The War on Terror is a losing proposition

This week marks the 68th anniversary of the bombings of Hiroshima and Nagasaki, the only two deployments of a nuclear weapon against civilians in the history of warfare.

The Gembaku Dome building in Hiroshima serves as a monument to the events of Aug. 6, 1945. Image c/o Fg2/Wikimedia Commons

The Gembaku Dome building in Hiroshima serves as a monument to the events of Aug. 6, 1945. Image c/o Fg2/Wikimedia Commons

Hiroshima was leveled by the weapon codenamed ‘Little Boy’ on August 6. Three days later, ‘Fat Man’ devastated Nagasaki – which, notably, was not the original target of the second bomb. The United States abandoned plans for the obliteration of Kyoto at the urging of Secretary of War Henry L. Stimson, who had honeymooned in the city.

The U.S. needed a substitute. Nagasaki would do.

A common refrain in years hence has been that the destruction of Hiroshima and Nagasaki foreshortened the war with Japan, averting an incalculable human cost. Though the counterfactual is difficult to prove, many modern historians argue that Japan, facing total defeat upon the entry of the Soviet Union into Manchuria, would have surrendered irrespective of whether the atomic bombs had been dropped.

Others contend that the true purpose of the bombings was to send a message to the Soviets, who had begun to develop nuclear weapons capability in 1942.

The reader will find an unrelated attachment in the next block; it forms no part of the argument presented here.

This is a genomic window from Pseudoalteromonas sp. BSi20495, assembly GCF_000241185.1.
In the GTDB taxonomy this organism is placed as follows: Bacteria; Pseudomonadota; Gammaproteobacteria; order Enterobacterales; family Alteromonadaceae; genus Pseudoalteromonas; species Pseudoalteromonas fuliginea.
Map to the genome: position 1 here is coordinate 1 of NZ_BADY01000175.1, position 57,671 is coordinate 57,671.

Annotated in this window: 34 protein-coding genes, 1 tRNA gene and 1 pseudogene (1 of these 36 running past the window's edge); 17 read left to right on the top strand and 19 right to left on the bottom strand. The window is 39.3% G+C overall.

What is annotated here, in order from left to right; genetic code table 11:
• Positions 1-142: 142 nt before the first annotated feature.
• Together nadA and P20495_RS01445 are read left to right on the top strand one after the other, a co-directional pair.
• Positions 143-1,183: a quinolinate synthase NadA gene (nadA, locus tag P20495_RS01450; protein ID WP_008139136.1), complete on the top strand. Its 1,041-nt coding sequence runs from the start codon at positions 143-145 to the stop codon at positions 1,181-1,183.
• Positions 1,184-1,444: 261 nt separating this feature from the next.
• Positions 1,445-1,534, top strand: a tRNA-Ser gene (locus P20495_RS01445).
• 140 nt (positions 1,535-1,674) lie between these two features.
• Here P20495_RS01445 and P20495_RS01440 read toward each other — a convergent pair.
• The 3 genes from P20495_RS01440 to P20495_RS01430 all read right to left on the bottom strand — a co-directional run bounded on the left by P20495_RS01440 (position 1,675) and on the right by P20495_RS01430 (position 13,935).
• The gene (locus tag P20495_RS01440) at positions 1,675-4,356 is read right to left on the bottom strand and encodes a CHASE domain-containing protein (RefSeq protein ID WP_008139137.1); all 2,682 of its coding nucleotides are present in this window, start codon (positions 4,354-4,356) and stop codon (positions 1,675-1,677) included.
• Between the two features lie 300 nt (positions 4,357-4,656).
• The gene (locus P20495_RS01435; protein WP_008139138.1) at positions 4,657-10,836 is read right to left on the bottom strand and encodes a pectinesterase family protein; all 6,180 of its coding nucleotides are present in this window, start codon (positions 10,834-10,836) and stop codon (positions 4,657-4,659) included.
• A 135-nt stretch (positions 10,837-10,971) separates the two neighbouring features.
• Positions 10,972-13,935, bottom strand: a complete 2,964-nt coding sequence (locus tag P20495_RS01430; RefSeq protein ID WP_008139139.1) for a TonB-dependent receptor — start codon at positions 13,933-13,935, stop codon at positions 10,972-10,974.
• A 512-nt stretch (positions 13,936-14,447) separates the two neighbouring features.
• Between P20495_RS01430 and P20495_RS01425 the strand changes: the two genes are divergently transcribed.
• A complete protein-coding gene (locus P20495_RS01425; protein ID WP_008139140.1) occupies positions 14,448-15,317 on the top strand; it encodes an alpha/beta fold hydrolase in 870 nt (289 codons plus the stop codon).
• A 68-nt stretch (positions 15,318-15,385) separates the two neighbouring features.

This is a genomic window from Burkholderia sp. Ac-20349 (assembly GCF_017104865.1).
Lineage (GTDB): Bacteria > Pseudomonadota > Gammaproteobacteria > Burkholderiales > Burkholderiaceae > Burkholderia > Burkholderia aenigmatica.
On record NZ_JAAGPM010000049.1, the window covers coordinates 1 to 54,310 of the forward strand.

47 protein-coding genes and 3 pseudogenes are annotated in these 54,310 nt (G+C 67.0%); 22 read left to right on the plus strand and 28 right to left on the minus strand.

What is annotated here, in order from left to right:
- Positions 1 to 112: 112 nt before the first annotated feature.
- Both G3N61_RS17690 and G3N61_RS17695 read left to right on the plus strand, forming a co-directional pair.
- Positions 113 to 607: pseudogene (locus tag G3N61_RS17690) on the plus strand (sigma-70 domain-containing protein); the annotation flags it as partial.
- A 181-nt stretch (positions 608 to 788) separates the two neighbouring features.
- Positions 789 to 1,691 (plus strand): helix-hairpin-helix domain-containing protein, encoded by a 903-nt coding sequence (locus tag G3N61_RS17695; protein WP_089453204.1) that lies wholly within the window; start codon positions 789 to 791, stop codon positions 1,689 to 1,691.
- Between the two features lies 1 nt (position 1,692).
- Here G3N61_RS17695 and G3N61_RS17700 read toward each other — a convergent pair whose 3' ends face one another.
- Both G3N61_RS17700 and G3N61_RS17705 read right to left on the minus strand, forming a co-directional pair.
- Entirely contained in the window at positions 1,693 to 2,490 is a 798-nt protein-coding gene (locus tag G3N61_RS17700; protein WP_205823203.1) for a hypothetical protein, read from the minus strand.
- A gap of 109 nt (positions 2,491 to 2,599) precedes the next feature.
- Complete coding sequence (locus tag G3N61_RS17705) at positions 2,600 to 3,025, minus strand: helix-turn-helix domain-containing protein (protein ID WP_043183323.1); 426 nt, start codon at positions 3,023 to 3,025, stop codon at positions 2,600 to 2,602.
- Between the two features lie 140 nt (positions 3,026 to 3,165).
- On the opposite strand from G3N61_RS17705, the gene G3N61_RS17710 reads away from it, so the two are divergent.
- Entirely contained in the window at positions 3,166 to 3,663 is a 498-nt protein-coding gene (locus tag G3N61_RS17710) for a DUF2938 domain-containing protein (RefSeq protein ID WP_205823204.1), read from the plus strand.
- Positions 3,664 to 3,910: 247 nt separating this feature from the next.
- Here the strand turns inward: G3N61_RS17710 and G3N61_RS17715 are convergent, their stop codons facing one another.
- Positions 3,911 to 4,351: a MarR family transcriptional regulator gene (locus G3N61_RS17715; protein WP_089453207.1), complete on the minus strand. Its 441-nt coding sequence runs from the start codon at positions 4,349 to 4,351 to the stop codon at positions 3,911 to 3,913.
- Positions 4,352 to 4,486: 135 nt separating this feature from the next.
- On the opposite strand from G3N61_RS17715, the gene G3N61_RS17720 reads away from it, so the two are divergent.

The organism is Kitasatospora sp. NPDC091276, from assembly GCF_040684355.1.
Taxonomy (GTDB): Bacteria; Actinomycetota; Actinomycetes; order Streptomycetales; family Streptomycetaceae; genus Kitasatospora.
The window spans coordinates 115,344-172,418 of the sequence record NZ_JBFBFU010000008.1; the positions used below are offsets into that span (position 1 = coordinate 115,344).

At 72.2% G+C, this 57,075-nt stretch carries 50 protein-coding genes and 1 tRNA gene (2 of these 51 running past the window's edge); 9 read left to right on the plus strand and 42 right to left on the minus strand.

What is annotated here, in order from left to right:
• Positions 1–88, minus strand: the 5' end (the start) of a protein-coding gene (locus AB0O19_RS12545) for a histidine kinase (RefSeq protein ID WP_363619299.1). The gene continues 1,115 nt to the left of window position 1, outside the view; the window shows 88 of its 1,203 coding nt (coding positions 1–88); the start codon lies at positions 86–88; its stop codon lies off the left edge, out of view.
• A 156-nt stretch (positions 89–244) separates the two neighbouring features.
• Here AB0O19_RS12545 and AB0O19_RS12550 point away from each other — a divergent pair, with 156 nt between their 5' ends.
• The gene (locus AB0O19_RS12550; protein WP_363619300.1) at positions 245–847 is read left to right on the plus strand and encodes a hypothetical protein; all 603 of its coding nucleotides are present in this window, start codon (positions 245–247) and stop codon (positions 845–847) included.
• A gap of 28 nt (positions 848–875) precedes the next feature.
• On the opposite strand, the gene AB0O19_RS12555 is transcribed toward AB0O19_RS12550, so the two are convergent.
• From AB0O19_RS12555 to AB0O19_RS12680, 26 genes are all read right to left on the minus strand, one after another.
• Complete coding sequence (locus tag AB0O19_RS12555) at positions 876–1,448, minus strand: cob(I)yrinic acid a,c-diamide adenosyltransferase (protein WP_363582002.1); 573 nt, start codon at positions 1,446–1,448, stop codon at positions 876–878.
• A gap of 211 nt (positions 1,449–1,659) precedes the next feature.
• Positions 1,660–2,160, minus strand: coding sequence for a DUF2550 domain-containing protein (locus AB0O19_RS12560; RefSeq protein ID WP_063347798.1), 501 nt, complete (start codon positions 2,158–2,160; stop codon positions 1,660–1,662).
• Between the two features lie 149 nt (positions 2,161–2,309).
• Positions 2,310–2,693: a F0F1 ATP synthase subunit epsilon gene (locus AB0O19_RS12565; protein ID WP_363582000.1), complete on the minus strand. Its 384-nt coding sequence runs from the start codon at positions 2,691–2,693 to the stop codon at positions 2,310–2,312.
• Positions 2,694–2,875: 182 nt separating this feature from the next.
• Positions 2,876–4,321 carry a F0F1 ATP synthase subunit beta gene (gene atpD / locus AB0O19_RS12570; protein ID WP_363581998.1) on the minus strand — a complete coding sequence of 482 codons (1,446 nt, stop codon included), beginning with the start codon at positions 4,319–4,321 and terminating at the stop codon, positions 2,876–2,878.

While mushroom clouds billowed over Hiroshima and Nagasaki, nearly 100,000 Japanese civilians, including school children and infants, were literally cooked alive. Japan found itself on untenable footing, surrounded by enemies, and soon capitulated. Following the surrender, the U.S. occupied the East Asian archipelago and established its own military bases there, decommissioned its armed forces and imposed a new constitution in 1947.

As experiments in nation-building go, the U.S. managed the restructuring of Japan with relative success. It was an experience that would inform subsequent action by America and its allies that have thus far proven far less triumphant.

Fast forward to 2013, and the face of war has changed. Unlike a campaign of belligerence with an identifiable adversary – like the Kingdom of Japan – the War on Terror is a war not against any one entity, but against a nefarious tactic.

However, what exactly is “terror” – that tactic Western governments purport to deplore?

Various countries, Canada and the U.S. included, have striven to formalize ‘terrorism’ and terrorist acts. The definition they’ve devised is typically some variant of “ideologically motivated violence, or the threat thereof, against civilians.”

A predator drone, of the sort used by the Obama administration to carry out an unprecedented assassination campaign. Image c/o U.S. Air Force Lt. Col. Leslie Pratt

A predator drone, of the sort used by the Obama administration to carry out an unprecedented assassination campaign. Image c/o U.S. Air Force Lt. Col. Leslie Pratt

But that definition exposes Western states engaged in the War on Terror to the charge of hypocrisy. What were the bombings of Hiroshima and Nagasaki, if not ideologically motivated violence against civilians? What, indeed, are drone strikes that terrorize Pakistanis, Yemenis, Afghanis, that have slaughtered not only suspected militants, but hundreds of innocent people too? What was the shelling and subsequent invasion of Iraq, or for that matter Afghanistan?